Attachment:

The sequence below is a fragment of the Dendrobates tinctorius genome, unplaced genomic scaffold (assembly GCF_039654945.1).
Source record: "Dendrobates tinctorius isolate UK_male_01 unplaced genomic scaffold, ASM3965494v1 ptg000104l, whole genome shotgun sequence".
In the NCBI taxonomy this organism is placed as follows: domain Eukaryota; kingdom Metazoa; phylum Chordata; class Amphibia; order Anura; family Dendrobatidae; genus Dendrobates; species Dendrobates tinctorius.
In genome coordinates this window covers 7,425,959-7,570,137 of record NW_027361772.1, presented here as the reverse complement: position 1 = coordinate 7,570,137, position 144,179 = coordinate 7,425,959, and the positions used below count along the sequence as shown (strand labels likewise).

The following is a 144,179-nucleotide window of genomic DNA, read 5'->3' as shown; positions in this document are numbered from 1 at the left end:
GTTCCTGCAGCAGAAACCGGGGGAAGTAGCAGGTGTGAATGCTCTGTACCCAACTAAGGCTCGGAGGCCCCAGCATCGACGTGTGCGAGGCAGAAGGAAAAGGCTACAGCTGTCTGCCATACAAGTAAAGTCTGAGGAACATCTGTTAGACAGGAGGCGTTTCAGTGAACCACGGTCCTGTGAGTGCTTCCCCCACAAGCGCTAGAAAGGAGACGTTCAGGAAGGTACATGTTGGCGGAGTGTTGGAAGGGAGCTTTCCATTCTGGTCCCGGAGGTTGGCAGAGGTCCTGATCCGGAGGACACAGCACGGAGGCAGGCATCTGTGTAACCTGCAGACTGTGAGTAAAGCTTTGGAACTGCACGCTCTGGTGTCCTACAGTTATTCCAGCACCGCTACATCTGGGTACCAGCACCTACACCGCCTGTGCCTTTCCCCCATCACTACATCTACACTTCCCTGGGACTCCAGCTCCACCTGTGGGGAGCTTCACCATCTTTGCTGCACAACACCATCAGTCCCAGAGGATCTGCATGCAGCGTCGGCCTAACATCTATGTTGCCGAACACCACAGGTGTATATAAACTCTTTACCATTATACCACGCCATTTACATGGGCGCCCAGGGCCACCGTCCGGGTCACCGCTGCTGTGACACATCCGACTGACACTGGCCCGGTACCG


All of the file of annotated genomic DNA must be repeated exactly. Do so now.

The sequence below is a fragment of the Dendrobates tinctorius genome, unplaced genomic scaffold (assembly GCF_039654945.1).
Source record: "Dendrobates tinctorius isolate UK_male_01 unplaced genomic scaffold, ASM3965494v1 ptg000104l, whole genome shotgun sequence".
In the NCBI taxonomy this organism is placed as follows: domain Eukaryota; kingdom Metazoa; phylum Chordata; class Amphibia; order Anura; family Dendrobatidae; genus Dendrobates; species Dendrobates tinctorius.
In genome coordinates this window covers 7,425,959-7,570,137 of record NW_027361772.1, presented here as the reverse complement: position 1 = coordinate 7,570,137, position 144,179 = coordinate 7,425,959, and the positions used below count along the sequence as shown (strand labels likewise).

The following is a 144,179-nucleotide window of genomic DNA, read 5'->3' as shown; positions in this document are numbered from 1 at the left end:
GTTCCTGCAGCAGAAACCGGGGGAAGTAGCAGGTGTGAATGCTCTGTACCCAACTAAGGCTCGGAGGCCCCAGCATCGACGTGTGCGAGGCAGAAGGAAAAGGCTACAGCTGTCTGCCATACAAGTAAAGTCTGAGGAACATCTGTTAGACAGGAGGCGTTTCAGTGAACCACGGTCCTGTGAGTGCTTCCCCCACAAGCGCTAGAAAGGAGACGTTCAGGAAGGTACATGTTGGCGGAGTGTTGGAAGGGAGCTTTCCATTCTGGTCCCGGAGGTTGGCAGAGGTCCTGATCCGGAGGACACAGCACGGAGGCAGGCATCTGTGTAACCTGCAGACTGTGAGTAAAGCTTTGGAACTGCACGCTCTGGTGTCCTACAGTTATTCCAGCACCGCTACATCTGGGTACCAGCACCTACACCGCCTGTGCCTTTCCCCCATCACTACATCTACACTTCCCTGGGACTCCAGCTCCACCTGTGGGGAGCTTCACCATCTTTGCTGCACAACACCATCAGTCCCAGAGGATCTGCATGCAGCGTCGGCCTAACATCTATGTTGCCGAACACCACAGGTGTATATAAACTCTTTACCATTATACCACGCCATTTACATGGGCGCCCAGGGCCACCGTCCGGGTCACCGCTGCTGTGACACATCCGACTGACACTGGCCCGGTACCG